BLOG: How Rochester Is Preparing for the Legalization of Weed BLOG: How Rochester Is Preparing for the Legalization of Weed
1055 The Beat Rochester is supporting the advocacy work of Roc NORML, a nonprofit organization that is educating the public about the benefits of... BLOG: How Rochester Is Preparing for the Legalization of Weed

1055 The Beat Rochester is supporting the advocacy work of Roc NORML, a nonprofit organization that is educating the public about the benefits of responsible cannabis use while working to reform laws around prohibition. Over the next several months there will be a series of events exploring marijuana decriminalization and legalization.

Blog submitted by: Mary Kruger, Executive Director at ROC NORML

Communities & Cannabis is an event series hosted in partnership by OWN Rochester, NY HempLab and Roc NORML. Powered by The Beat 105.5 FM, the series focuses on engaging communities in the Rochester area in conversation about legalizing cannabis for adult-use and its potential impact on our city.

Legalization of cannabis has been far from perfect as we look at other states that have come before us. Today, there are people sitting in prison, in states with “legal markets,” where businesses are generating millions in revenue; an overwhelming majority of the industry is owned by a white male constituency; communities that have been disproportionately targeted and damaged by the War on Drugs do not have the proper resources to enter the industry and are not seeing the tax revenue benefits being generated from the legal market.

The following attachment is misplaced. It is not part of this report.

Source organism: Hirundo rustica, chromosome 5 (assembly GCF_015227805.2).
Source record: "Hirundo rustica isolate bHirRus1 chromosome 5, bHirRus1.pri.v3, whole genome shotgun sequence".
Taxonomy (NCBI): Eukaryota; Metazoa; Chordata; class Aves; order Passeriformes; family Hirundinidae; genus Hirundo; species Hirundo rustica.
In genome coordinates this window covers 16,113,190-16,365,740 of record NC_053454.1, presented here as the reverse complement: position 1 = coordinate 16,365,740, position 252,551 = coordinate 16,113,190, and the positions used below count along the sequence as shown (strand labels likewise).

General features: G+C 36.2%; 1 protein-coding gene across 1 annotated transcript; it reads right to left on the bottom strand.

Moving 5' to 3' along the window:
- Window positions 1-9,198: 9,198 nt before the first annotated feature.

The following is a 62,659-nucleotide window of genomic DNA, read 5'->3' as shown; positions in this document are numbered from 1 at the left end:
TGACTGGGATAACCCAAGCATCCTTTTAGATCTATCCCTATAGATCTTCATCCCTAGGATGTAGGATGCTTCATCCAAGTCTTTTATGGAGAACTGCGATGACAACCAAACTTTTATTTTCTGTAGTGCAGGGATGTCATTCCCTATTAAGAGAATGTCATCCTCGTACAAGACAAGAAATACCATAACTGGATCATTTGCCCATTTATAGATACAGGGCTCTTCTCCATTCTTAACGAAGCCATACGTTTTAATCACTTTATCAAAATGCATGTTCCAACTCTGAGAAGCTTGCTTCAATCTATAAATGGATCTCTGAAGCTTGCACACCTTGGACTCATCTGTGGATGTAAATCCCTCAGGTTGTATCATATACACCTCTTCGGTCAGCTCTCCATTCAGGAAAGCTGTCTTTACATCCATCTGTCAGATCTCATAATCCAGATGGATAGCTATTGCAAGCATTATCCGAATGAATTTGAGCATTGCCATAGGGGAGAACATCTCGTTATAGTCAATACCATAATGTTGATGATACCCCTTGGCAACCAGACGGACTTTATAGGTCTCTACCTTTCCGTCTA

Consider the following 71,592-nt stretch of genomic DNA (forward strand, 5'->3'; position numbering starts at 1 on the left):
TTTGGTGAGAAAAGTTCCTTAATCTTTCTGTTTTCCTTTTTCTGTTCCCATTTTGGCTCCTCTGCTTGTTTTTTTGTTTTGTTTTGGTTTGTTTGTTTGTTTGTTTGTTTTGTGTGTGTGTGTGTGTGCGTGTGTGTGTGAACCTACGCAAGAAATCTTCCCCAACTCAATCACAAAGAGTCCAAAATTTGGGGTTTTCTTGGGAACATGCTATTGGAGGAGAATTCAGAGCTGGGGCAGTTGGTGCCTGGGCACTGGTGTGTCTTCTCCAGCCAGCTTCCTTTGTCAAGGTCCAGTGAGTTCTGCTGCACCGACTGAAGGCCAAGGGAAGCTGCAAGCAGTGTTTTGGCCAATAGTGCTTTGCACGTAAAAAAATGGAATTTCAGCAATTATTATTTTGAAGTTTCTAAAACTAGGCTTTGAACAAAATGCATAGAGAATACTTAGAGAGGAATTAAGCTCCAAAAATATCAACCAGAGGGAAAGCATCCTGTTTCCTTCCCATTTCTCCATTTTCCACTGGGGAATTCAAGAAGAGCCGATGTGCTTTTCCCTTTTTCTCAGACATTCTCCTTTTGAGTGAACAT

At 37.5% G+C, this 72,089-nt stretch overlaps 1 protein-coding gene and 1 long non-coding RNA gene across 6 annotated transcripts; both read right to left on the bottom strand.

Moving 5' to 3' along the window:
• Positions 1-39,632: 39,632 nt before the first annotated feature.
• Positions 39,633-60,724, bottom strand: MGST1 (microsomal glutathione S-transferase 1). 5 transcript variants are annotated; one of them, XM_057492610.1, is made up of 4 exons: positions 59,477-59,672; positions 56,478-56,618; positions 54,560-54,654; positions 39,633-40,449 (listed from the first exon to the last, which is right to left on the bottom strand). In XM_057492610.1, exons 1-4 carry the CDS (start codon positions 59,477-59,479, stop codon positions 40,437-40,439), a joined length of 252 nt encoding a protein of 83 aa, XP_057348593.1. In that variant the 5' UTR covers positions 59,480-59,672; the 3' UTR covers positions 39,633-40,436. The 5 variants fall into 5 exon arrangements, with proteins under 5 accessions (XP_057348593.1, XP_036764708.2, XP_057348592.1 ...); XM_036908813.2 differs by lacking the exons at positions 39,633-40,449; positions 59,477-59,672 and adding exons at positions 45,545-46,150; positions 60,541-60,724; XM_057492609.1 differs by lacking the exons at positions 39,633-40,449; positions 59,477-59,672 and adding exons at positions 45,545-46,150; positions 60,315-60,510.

When New York legalizes cannabis for adult-use, which will likely happen during the 2020 session, the community should consider the following points:

(1) Justice – This includes automatically expunging records and resentencing for people who were convicted of crimes that become legal as legislation is passed. It also includes removing positive THC tests from being a sole determiner in decisions related to family and social welfare cases, probation and parole, and employment possibilities.

(2) Equity – The cannabis industry is unique. Unlike traditional businesses, since cannabis it is still a Schedule I drug according to the federal government, it is nearly impossible to gain access to traditional loans from banks, and generally only folks with access to venture capital are the ones who have a chance at beginning a legal cannabis business. Ensuring funding is available and allocated to build equity, through state funded and private endeavors, are available to build diversity and equity within the industry is a necessity, which includes: access to low or no cost business loans, priority licensing, and support for small and worker owned businesses and incubators to help grow required business skills.

(3) Reinvestment – A set percent of tax revenue from the legal industry must be allocated to a Community Reinvestment Grant Fund, through job training, economic empowerment, youth development programming, and re-entry services.

The voices of folks who are directly impacted in Rochester by this issue are the most important voices that need to be heard. We hope you’ll join us with your family and friends at one (or more!) of the events in this first series.
To register for the free events and to learn more information go to search “Communities and Cannabis” on Eventbrite.

Communities and Cannabis Dates:

Thursday, September 26th
Tuesday, October 15th
Wednesday, November 13th
Thursday, December 19th

Smith PR & Community Engagement Manager

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